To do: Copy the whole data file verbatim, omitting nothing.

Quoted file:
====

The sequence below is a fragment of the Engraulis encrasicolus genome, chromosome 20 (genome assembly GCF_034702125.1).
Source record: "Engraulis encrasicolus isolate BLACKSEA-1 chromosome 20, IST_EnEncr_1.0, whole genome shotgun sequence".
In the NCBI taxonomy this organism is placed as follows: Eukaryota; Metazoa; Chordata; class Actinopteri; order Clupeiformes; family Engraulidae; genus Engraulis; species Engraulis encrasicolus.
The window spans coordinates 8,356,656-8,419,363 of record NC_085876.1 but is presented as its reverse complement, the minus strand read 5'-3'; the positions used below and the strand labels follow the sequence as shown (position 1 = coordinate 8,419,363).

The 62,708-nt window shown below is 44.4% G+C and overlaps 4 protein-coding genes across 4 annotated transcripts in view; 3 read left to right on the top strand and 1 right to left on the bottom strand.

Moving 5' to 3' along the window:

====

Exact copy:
The sequence below is a fragment of the Engraulis encrasicolus genome, chromosome 20 (genome assembly GCF_034702125.1).
Source record: "Engraulis encrasicolus isolate BLACKSEA-1 chromosome 20, IST_EnEncr_1.0, whole genome shotgun sequence".
In the NCBI taxonomy this organism is placed as follows: Eukaryota; Metazoa; Chordata; class Actinopteri; order Clupeiformes; family Engraulidae; genus Engraulis; species Engraulis encrasicolus.
The window spans coordinates 8,356,656-8,419,363 of record NC_085876.1 but is presented as its reverse complement, the minus strand read 5'-3'; the positions used below and the strand labels follow the sequence as shown (position 1 = coordinate 8,419,363).

The 62,708-nt window shown below is 44.4% G+C and overlaps 4 protein-coding genes across 4 annotated transcripts in view; 3 read left to right on the top strand and 1 right to left on the bottom strand.

Moving 5' to 3' along the window: